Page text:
Baer-Hoffmann was speaking at a roundtable organized by FIFPro, in which the union proposed a new plan that would see players taking planned, mandatory breaks during the season to protect their physical and mental health.
The proposal comes on the back of a FIFPro report in which the union says football players are currently playing an alarming number of minutes in what is called the “critical zone” – playing at least 45 minutes in matches that have less than five days of rest. Is. Them.
FIFPro says that playing more minutes in this critical zone greatly increases the chances of injury to the player and also shortens his career.
Depending on the regularity of these enforced breaks – whether football players sit out after three consecutive games in critical area or five – players can miss between two and eight games per season in club and international duty.
While this may sound radical to many football fans, similar concepts often apply to other sports.
In the NBA, for example, where players regularly play back-to-back nights and every other night during an 82-game season, franchise stars usually have a set rest period throughout their season, usually called Known as load management.
The FIFPro report is based on data from nearly 40,000 attendances between June 2018 and August 2021 by a sample of 265 male players from 44 leagues and says these mandatory mid-season breaks will benefit players and teams in the long term.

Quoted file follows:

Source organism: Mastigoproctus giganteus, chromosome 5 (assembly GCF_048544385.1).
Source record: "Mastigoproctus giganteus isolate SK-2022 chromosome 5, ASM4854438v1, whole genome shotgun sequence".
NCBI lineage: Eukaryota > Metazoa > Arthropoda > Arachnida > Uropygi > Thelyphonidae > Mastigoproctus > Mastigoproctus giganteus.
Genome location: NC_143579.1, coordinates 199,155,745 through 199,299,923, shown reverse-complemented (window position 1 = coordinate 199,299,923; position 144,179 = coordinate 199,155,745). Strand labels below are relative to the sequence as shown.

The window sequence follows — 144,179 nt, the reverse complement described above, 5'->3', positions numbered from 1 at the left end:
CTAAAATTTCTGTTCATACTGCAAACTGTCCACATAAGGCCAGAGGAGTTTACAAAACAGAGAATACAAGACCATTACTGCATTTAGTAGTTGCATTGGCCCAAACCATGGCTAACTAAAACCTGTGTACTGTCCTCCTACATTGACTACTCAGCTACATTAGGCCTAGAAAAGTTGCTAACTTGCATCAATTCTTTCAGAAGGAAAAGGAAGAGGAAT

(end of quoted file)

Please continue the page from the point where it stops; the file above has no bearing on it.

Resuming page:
For players who combined club and international duty, the report found that 67% of their minutes last season were played in the critical zone, up from 61% in the previous two seasons.
In Fernandes’ case, the midfielder never dropped below 67% between November 2020 and April 2021 and was regularly at or close to 100%.
“What we see with these high workload numbers across multiple indicators is back-to-back [matches] Or travel, that it is destabilizing not only for the player, but also for the sport and competitions,” said Alexander Bielefeld, FIFPro head of global policy.
“So the question really is how do you regulate it smartly. The report does not propose a solution to regulation, but to assume that only smart management and smart coaching are the trick.”
Bielefeld says the pressure is “too much” on everyone currently involved in football to be able to leave star players for a few matches to be able to have consistently good results, but says talks can take place before the new calendar. Getting started is important.
How would a manager or head coach react to whether their star player needs to sit out the next match? How would a fan who has gone to Paris to see Lionel Messi or Manchester to see Cristiano Ronaldo react after spending hundreds, sometimes thousands, of dollars to see their favorite player?
Burgess believes that actual forward planning before the season even begins can largely negate these issues.
“Part of my role with Mr. [Arsene] Wenger and Mr. [Unai] Emery, the coach for two seasons, was supposed to talk to him on the same issue, about the plan and about these players,” he said. “Some players can play, some players can’t.
“So if these rules are in place at the start of the season, it allows the high performance coach, doctor, coach and fan to understand that this is being done to promote performance and protect players so that you can Maximize player performance for the most important games.
“So as long as these guidelines are in place, it allows you to plan.”
Credit : www.cnn.com